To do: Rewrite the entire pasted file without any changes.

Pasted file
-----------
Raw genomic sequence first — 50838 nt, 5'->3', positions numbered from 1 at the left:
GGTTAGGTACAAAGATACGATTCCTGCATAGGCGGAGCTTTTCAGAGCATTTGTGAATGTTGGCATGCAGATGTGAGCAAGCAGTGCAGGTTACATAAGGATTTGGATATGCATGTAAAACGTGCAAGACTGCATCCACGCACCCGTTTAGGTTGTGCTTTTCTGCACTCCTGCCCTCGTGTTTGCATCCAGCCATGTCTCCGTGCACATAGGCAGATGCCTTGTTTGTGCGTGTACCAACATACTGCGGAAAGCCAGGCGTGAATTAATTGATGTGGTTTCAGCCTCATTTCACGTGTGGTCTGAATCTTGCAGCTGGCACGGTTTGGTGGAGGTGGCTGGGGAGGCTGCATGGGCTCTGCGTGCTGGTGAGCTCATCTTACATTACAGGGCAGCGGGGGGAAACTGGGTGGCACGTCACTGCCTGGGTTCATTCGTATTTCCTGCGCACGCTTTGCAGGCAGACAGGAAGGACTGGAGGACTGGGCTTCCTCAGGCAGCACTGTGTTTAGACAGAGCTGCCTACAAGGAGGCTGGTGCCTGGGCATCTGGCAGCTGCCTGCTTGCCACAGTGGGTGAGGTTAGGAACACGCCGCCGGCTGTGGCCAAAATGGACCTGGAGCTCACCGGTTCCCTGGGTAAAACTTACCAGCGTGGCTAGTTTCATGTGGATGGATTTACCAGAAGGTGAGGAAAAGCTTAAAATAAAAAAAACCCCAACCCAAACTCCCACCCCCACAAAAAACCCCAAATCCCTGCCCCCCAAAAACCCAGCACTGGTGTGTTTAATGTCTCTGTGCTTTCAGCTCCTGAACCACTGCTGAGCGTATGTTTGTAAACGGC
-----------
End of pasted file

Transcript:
Raw genomic sequence first — 50838 nt, 5'->3', positions numbered from 1 at the left:
GGTTAGGTACAAAGATACGATTCCTGCATAGGCGGAGCTTTTCAGAGCATTTGTGAATGTTGGCATGCAGATGTGAGCAAGCAGTGCAGGTTACATAAGGATTTGGATATGCATGTAAAACGTGCAAGACTGCATCCACGCACCCGTTTAGGTTGTGCTTTTCTGCACTCCTGCCCTCGTGTTTGCATCCAGCCATGTCTCCGTGCACATAGGCAGATGCCTTGTTTGTGCGTGTACCAACATACTGCGGAAAGCCAGGCGTGAATTAATTGATGTGGTTTCAGCCTCATTTCACGTGTGGTCTGAATCTTGCAGCTGGCACGGTTTGGTGGAGGTGGCTGGGGAGGCTGCATGGGCTCTGCGTGCTGGTGAGCTCATCTTACATTACAGGGCAGCGGGGGGAAACTGGGTGGCACGTCACTGCCTGGGTTCATTCGTATTTCCTGCGCACGCTTTGCAGGCAGACAGGAAGGACTGGAGGACTGGGCTTCCTCAGGCAGCACTGTGTTTAGACAGAGCTGCCTACAAGGAGGCTGGTGCCTGGGCATCTGGCAGCTGCCTGCTTGCCACAGTGGGTGAGGTTAGGAACACGCCGCCGGCTGTGGCCAAAATGGACCTGGAGCTCACCGGTTCCCTGGGTAAAACTTACCAGCGTGGCTAGTTTCATGTGGATGGATTTACCAGAAGGTGAGGAAAAGCTTAAAATAAAAAAAACCCCAACCCAAACTCCCACCCCCACAAAAAACCCCAAATCCCTGCCCCCCAAAAACCCAGCACTGGTGTGTTTAATGTCTCTGTGCTTTCAGCTCCTGAACCACTGCTGAGCGTATGTTTGTAAACGGC